We say it all the time. I've said it, many times here on this blog: if you're going to be a writer, you need to learn how to deal with rejection. Here's why: it happens to all of us. I don't think there is a writer anywhere who has never gotten a rejection letter.
Even after you start selling things, you still get rejection letters. My Clarionmate, Ferrett, who has enough professional sales in his bibliography to be a SFWA member, blogs today about his 29-minute rejection letter. One day, both the first and last emails in my inbox were rejections. Even people with multiple books on the shelf have to deal with contract options that aren't picked up, proposals that are passed on, short stories that are "good, but not right for us." Rejection happens. To all of us. At all stages of our careers. (Okay, maybe if your career goes JK Rowling-style supernova you don't get rejection letters anymore. Maybe.)
But if you read carefully (as carefully as you read submission guidelines, thereby doing what you can to minimize your chance of rejection), you'll notice I said "deal with" not "like." Find a coping strategy that gets you through someone saying no. And then have a back up plan.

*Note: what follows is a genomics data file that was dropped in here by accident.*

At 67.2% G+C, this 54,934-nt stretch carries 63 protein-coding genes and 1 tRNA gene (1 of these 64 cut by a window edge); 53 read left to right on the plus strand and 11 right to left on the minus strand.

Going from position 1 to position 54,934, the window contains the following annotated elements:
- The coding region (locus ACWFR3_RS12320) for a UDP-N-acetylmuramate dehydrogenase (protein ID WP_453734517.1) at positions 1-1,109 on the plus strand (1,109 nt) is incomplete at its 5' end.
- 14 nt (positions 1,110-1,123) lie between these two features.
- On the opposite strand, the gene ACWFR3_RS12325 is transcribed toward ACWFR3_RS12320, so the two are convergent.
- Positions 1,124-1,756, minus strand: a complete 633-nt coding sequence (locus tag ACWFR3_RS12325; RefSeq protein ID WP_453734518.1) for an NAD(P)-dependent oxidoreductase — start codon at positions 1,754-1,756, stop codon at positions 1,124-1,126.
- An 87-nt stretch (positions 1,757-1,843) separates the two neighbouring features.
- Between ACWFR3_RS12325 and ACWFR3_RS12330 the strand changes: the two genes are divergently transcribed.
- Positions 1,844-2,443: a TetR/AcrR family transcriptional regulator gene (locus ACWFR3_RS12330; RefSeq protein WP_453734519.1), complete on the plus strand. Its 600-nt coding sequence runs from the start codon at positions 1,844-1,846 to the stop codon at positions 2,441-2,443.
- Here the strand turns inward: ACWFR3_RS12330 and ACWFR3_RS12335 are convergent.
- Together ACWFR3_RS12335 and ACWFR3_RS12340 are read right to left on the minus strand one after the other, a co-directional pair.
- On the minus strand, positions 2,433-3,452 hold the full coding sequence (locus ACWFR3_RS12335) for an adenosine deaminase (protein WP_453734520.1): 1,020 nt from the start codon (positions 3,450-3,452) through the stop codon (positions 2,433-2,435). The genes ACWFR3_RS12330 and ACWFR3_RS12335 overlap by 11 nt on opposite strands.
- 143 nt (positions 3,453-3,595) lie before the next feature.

Because one day, you're going to get that one rejection letter too many. Or too quickly. Or after too long. Or when thirty-nine other things have already gone wrong that day. Or it will be for your favorite story, the one you feel might be your best work, and editor after editor says "this is beautiful, but not for us" and you just want to break down and cry, and beg, and say "How about I pay you to publish it?"
Have a back up plan, so the frustration stays in your head, and off of your blog. So that you don't actually hit "send" on that scathingly worded reply to the editor. So that you keep writing.